We often say that if women ruled the world, there would be no wars. It is just one of the many sayings regarding a world ruled by women. And in most cases, we think it is just empty words. But that is far from the truth.
One tribe in China shows that a world ruled by women is possible, even in the era of patriarchy. The Mosuo, or often call “the Na” among themselves, are a small ethnic group living in Yunnan and Sichuan provinces of China. They do not marry, they take as many loves as they wish, and have no word for “father” or “husband” in their language.
History of the tribe
The tribe has a long history, dating back 2,000 years. What makes the tribe unique is that they have always practiced the culture of matriarchy. In this tribe, women were always the ones making the decisions and holding primary power.
Mosuo tribe families consist of 10 or more members, but all of the real estate and property is in the hands of the woman. The most unique aspect of their life is the so called “walking marriage”. Women are allowed to have as many lovers as they with within the tribe. Male companions are known as “axias”, and spend their days fishing and animal hunting. Here are some unique traditions of the Mosuo tribe.
- – Men visit women at night, often secretly
- – Children are raised by the woman’s family, and the father and adult men are known as “uncles”. There is no stigma attached to not knowing who the father is
- – If a woman doesn’t want to continue a relationship with a man, she puts male shoes in front of her door, letting her former lover that the spot is taken
- – Men do not have jobs, they spend most of the time resting through the day, just so they can have energy and stamina for night sessions
- – Having just one lover or partner is considered “disrespectful towards ancestors”
- – Mosuo women do not show interest in strangers and tourists, only towards Mosuo men
- – Women cannot wear a skirt until they are 13 years old, which is official initiation of the woman. At this point, women get a separate room in their mother’s home, in which they can bring their lovers
- – Intimate conversations and talks regarding sex are reserved only for women. They never talk about intimacy in presence of a man
By any standard, Mosuo men are feminists. They think nothing of looking after their baby baby sisters, or taking their toddler brothers by the hand anywhere. Men do chores usually reserved for women, like bathing baby girls and changing nappies.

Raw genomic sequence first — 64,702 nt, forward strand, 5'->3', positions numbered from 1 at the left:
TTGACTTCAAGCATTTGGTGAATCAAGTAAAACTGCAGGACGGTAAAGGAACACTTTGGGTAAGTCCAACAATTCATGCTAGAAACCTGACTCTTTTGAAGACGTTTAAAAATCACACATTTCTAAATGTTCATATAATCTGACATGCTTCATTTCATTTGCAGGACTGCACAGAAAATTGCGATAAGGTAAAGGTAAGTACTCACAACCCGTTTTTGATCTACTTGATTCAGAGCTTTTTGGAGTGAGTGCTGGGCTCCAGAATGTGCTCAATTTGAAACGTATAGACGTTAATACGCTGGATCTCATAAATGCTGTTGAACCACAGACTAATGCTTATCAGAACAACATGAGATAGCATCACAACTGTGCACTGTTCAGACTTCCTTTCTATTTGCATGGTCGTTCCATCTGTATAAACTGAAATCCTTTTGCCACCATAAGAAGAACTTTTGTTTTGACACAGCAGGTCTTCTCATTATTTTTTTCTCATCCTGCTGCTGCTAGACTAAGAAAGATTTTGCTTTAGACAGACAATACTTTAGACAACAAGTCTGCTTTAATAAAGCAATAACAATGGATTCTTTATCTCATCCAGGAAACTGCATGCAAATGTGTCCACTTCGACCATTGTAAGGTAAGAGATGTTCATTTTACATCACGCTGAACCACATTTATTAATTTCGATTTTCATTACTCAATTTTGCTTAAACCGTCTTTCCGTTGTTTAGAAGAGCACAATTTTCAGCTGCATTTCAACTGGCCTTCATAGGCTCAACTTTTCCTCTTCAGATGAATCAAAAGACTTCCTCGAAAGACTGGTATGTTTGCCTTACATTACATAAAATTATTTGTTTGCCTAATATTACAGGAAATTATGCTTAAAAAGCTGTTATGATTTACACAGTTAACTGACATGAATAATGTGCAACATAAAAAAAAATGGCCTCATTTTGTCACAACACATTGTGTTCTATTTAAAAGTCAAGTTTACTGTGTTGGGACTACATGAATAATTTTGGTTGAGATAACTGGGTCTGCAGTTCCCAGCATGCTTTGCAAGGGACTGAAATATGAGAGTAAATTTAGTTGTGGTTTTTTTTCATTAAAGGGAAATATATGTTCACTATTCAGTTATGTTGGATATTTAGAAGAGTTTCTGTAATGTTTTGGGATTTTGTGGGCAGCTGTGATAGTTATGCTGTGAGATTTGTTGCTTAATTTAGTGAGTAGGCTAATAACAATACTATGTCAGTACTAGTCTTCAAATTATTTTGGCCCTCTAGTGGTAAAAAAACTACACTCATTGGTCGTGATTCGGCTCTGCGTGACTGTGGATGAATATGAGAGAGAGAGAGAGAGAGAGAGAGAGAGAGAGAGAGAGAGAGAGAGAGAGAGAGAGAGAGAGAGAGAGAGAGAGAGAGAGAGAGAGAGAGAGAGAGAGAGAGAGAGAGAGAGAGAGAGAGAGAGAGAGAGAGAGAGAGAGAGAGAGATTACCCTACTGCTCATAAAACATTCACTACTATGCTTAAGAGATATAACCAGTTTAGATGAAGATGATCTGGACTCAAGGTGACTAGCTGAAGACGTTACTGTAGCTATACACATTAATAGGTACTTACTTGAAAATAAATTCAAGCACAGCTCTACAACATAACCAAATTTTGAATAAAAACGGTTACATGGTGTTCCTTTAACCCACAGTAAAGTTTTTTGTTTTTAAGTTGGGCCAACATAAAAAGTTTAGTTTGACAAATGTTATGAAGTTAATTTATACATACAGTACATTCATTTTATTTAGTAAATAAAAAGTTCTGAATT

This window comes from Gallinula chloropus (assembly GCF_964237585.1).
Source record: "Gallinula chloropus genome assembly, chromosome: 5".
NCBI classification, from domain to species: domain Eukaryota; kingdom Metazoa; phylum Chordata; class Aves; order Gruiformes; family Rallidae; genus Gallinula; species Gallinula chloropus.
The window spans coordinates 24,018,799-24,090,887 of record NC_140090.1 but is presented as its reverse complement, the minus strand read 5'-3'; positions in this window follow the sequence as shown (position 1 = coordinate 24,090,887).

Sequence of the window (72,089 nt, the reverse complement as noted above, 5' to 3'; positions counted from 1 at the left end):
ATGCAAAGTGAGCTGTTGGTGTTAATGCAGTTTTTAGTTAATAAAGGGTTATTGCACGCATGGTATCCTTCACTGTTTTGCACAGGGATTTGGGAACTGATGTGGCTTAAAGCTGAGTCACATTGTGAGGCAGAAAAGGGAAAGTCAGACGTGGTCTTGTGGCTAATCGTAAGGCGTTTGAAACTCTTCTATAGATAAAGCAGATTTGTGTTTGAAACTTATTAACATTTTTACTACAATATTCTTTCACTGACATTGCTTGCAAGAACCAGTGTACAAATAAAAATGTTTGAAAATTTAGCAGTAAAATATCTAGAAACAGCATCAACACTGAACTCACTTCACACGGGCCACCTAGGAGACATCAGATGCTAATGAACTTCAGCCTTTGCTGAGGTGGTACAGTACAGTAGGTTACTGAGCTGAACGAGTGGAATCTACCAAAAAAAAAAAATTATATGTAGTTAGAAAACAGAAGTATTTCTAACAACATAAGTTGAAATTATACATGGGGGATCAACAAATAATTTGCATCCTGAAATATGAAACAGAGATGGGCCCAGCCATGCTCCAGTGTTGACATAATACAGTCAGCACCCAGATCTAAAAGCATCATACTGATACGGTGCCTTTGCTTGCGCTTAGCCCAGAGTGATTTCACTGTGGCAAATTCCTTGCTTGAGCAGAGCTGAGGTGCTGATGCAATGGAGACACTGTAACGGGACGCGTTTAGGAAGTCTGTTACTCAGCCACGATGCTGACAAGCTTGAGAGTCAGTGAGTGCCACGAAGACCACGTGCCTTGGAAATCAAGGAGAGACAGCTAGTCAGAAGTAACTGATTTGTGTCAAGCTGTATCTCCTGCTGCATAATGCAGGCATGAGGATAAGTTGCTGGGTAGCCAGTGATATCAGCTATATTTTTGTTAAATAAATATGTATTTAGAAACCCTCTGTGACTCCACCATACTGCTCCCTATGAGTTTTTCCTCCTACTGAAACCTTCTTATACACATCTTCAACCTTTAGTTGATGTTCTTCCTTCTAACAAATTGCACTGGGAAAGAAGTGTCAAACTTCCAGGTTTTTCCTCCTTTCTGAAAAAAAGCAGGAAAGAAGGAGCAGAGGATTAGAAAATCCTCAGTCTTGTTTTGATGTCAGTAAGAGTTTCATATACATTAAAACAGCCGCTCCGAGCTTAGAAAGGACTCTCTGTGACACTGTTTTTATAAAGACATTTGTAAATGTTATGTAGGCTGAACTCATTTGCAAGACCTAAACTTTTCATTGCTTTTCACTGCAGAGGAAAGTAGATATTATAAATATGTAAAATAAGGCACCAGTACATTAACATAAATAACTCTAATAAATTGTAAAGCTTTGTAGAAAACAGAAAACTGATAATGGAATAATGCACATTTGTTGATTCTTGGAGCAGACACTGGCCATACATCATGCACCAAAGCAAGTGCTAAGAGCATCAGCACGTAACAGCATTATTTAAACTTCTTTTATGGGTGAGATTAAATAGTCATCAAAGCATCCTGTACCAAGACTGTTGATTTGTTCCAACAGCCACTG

Because there is absence of marriage as a goal, the only reason for men and women to have anything resembling a relationship is love, or enjoyment of each other’s company.
Pride of being a mother
When you think about Mosuo women, you might think they do not consider giving birth a challenge or a goal in their life. But that is not true. In fact, the opposite applies. With life centered on the maternal family, motherhood is life’s goal for Mosuo women. They are keen to get pregnant, and they believe they are complete only once they become a mother.
Not wanting to have children is simply not a choice. It is not even polite to ask a woman if she wants children of not. When women cannot have children, or they produce only boys, they formally adopt a child, from one of their maternal cousins, or from an unrelated Mosuo family.
Can it last?
In a place where women rule, marriage doesn’t exist, and everything follows the maternal bloodline, you would think it is an ideal spot for women. But how long can it last?
Things have started to change significantly in the tribe. It is all thanks to tourism. Since tourists began arriving in the early 1990s, the tribe has been exposed to different lifestyle and choices. Tourists brought paved roads, airports, and jobs for people of the tribe, changing their traditional way of life. It starts feeling outdated to young inhabitants.
While women in their 60s, 70s, and even in their 40s, still live according to the traditional rules, younger women, those in their 30s, often choose another path. They live with their partners, or the father of their child, and a small minority marry outside the community and move away.
Education is one of the reasons why the tribe still can carry its tradition. The nearest senior school is 100km away, and very few children attend.
With tourism providing careers, and higher education expected to come sooner rather than later, the question is how long this tradition can live on. Some believe that in no more than 30 years, there will be no Mosuo culture left.